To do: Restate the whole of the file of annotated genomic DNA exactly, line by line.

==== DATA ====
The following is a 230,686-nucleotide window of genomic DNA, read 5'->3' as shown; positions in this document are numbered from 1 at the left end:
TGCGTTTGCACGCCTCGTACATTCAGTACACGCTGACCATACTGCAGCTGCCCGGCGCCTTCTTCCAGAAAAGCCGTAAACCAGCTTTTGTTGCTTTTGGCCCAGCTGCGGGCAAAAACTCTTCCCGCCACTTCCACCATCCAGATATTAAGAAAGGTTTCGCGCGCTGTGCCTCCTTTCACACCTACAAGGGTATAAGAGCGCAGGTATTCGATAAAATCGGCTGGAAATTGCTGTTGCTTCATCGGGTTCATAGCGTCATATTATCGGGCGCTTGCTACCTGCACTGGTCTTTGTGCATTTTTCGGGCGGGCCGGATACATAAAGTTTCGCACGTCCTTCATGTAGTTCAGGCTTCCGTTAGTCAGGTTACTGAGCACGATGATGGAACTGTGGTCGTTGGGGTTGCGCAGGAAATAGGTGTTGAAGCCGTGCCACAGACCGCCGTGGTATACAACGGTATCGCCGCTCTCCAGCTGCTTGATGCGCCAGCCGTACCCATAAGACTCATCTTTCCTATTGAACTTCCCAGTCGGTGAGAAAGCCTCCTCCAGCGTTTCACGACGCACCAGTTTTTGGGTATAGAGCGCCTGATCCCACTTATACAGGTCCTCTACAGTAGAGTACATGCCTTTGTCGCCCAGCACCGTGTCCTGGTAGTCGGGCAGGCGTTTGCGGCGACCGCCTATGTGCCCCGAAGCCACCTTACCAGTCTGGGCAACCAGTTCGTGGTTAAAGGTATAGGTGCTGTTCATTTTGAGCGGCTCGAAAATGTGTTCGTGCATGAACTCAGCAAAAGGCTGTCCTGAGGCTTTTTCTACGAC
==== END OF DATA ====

The following is a 230,686-nucleotide window of genomic DNA, read 5'->3' as shown; positions in this document are numbered from 1 at the left end:
TGCGTTTGCACGCCTCGTACATTCAGTACACGCTGACCATACTGCAGCTGCCCGGCGCCTTCTTCCAGAAAAGCCGTAAACCAGCTTTTGTTGCTTTTGGCCCAGCTGCGGGCAAAAACTCTTCCCGCCACTTCCACCATCCAGATATTAAGAAAGGTTTCGCGCGCTGTGCCTCCTTTCACACCTACAAGGGTATAAGAGCGCAGGTATTCGATAAAATCGGCTGGAAATTGCTGTTGCTTCATCGGGTTCATAGCGTCATATTATCGGGCGCTTGCTACCTGCACTGGTCTTTGTGCATTTTTCGGGCGGGCCGGATACATAAAGTTTCGCACGTCCTTCATGTAGTTCAGGCTTCCGTTAGTCAGGTTACTGAGCACGATGATGGAACTGTGGTCGTTGGGGTTGCGCAGGAAATAGGTGTTGAAGCCGTGCCACAGACCGCCGTGGTATACAACGGTATCGCCGCTCTCCAGCTGCTTGATGCGCCAGCCGTACCCATAAGACTCATCTTTCCTATTGAACTTCCCAGTCGGTGAGAAAGCCTCCTCCAGCGTTTCACGACGCACCAGTTTTTGGGTATAGAGCGCCTGATCCCACTTATACAGGTCCTCTACAGTAGAGTACATGCCTTTGTCGCCCAGCACCGTGTCCTGGTAGTCGGGCAGGCGTTTGCGGCGACCGCCTATGTGCCCCGAAGCCACCTTACCAGTCTGGGCAACCAGTTCGTGGTTAAAGGTATAGGTGCTGTTCATTTTGAGCGGCTCGAAAATGTGTTCGTGCATGAACTCAGCAAAAGGCTGTCCTGAGGCTTTTTCTACGAC